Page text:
Now that March is in the record books, it's not surprising that this March was officially the warmest since records have been kept. Setting aside all the economic and political ramifications, this is the kind of phenomenon that meteorologists live for. Minnesota Public Radio meteorologist Paul Huttner is a frequent visitor to Tofte and the BWCA Wilderness and author of the popular Updraft Blog. Recently, he wrote about all the weather records that were smashed last month. At the end of the posting, he quotes Tofte resident Jessa Frost, who said "This winter is like a bad boyfriend. They never come around when you want them, and just when you're done with them they show up unexpectedly."
Along with the rest of the nation, I followed the Supreme Court case on the Affordable Health Care Act with great interest. I am frustrated by the conservative opposition to the law's requirement that everyone carry health insurance. This was originally a conservative idea and accepting it was a significant concession from the many people who think that health care should be a single-payer system operated by the government. If the so-called mandate is struck down by the court, the whole concept health care provided by private industry is in doubt. A private insurance system can only work if the mandate is in place to spread the risk over the entire population.
Keeping the current system will not work either. Costs are rising so quickly that it will bankrupt our economy if nothing is done. The economy is also stifled by the millions of people who are stuck in their current jobs because they don't dare to risk losing their health insurance. This unintended side effect has severely depressed the entrepreneurial spirit that we used to be famous for. The old system also allowed insurance companies to drop you if you became seriously ill, which defeats the whole purpose of insurance. It has also led to health issues being the number one reason for bankruptcy.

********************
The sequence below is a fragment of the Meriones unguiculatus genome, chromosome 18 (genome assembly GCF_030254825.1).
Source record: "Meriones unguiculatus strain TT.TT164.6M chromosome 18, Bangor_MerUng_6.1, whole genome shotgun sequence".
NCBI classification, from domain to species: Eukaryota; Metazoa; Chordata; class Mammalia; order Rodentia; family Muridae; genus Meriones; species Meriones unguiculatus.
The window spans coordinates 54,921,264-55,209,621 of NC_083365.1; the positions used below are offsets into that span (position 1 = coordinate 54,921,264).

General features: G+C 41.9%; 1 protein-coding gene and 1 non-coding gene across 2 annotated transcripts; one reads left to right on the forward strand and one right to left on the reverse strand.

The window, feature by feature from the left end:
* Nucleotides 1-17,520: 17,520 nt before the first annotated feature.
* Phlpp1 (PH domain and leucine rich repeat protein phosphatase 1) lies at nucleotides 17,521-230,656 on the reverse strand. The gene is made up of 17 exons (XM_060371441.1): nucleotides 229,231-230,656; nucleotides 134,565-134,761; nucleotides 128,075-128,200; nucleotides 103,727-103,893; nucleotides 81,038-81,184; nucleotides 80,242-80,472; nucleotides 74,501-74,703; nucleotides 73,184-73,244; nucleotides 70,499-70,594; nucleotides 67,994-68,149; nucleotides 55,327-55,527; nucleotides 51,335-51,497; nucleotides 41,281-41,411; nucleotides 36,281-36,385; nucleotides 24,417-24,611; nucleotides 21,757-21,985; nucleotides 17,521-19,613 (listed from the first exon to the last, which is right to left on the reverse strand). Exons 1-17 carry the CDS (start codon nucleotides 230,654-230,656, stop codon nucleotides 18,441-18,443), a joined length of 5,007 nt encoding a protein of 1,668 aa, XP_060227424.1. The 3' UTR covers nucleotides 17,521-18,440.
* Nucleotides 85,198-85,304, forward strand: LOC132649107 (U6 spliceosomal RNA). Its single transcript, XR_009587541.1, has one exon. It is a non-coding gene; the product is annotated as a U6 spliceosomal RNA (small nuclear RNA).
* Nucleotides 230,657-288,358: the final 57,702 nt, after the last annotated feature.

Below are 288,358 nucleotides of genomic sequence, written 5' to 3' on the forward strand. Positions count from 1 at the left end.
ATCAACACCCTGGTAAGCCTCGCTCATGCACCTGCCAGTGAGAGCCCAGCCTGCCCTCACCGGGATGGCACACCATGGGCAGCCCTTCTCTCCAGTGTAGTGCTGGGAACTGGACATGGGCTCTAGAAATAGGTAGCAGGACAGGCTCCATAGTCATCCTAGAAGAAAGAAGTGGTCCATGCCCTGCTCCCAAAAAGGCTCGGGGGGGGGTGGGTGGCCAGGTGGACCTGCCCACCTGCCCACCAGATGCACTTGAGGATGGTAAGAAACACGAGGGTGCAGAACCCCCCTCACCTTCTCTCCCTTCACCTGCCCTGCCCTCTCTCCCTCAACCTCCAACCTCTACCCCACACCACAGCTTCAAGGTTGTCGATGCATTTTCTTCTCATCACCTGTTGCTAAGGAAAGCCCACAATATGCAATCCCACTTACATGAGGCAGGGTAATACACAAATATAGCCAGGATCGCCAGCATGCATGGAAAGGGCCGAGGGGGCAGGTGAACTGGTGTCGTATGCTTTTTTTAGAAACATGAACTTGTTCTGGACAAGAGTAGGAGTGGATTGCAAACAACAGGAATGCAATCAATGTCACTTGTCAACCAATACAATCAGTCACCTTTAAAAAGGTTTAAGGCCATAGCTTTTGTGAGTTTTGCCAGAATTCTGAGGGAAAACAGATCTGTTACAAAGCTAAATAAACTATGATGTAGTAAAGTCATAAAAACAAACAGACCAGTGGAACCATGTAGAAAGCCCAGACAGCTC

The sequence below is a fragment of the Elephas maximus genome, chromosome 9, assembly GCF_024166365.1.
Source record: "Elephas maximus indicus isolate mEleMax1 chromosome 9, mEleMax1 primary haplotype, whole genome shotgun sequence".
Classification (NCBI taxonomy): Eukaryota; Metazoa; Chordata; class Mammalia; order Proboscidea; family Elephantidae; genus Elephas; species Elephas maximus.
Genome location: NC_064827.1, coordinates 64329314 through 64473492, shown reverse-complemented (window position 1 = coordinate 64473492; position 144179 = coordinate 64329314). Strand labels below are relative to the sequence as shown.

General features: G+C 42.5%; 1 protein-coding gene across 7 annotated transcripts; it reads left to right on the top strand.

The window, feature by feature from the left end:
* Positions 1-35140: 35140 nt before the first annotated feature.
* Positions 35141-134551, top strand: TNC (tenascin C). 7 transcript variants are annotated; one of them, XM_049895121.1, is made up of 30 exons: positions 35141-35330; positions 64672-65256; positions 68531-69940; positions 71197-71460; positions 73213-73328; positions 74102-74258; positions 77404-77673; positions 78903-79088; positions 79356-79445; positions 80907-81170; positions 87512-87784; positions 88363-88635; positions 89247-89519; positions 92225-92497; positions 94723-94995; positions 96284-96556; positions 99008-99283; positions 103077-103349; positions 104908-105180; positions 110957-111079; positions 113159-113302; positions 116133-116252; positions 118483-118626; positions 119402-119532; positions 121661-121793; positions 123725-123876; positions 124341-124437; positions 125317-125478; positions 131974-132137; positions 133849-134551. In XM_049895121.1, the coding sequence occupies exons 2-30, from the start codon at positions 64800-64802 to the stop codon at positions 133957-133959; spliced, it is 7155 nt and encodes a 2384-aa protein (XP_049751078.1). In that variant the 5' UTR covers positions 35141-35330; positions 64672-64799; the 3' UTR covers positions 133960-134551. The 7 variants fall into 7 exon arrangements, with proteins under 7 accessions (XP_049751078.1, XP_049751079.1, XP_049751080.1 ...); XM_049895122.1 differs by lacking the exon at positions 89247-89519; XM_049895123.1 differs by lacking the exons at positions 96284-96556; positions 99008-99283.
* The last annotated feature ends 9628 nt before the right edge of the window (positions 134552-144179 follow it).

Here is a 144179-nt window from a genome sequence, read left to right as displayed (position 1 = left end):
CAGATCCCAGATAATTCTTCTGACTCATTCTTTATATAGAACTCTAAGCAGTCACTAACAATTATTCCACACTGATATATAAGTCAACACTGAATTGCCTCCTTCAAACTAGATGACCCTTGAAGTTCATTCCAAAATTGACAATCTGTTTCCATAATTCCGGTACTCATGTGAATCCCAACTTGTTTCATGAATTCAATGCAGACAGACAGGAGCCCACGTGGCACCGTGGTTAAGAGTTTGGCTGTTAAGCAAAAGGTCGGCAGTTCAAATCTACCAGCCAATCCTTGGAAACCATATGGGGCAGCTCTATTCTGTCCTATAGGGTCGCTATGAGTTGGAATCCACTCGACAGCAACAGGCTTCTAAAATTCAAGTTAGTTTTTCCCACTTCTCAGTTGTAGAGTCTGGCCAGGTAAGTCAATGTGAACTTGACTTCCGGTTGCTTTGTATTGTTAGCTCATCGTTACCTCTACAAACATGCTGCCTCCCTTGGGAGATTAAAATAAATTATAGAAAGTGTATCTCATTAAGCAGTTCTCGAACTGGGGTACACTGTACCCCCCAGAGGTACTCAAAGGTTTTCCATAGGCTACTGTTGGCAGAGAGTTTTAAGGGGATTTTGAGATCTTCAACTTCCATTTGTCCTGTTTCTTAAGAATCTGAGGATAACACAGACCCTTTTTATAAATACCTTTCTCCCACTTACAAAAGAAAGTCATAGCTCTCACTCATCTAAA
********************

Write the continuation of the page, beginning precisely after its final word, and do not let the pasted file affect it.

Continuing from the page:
I often hear the argument that if prices for health care were publicly posted, people would seek out the cheapest care and costs would be contained. This really makes no sense to me. Health care is not a normal product. Think of it this way: If your child were diagnosed with cancer, would you shop for a bargain basement treatment, or would you seek out the very best and probably most expensive care you could get your hands on?
Given the choices before us, it seems that if the Supreme Court strikes down the Affordable Health Care Act, we will have little choice but to move to single payer system, like most of the rest of the world’s developed countries. Even now, between Medicaid, Medicare, the Veterans Administration and the Indian Health Service, well more than half of Americans are covered by government funded health care. Our wonderful local clinic is partially funded by the federal government, which allows either directly or indirectly, the fantastic care that we get here in Cook County.
If the conservative justices on the Supreme Court strike down the Affordable Health Care Act, perhaps it will galvanize the country to support a truly universal, fair, sustainable and affordable health care system for America.
We had our first canoe rental at Sawbill this week, setting another early season record. This is normally a very quiet time of year back in the woods. The road bans are in place, fishing season is closed and the muddy ground usually makes camping unappealing. This year might be an exception, at least for a few people who want to experience real solitude and a chance to how nature is adapting to the wild weather.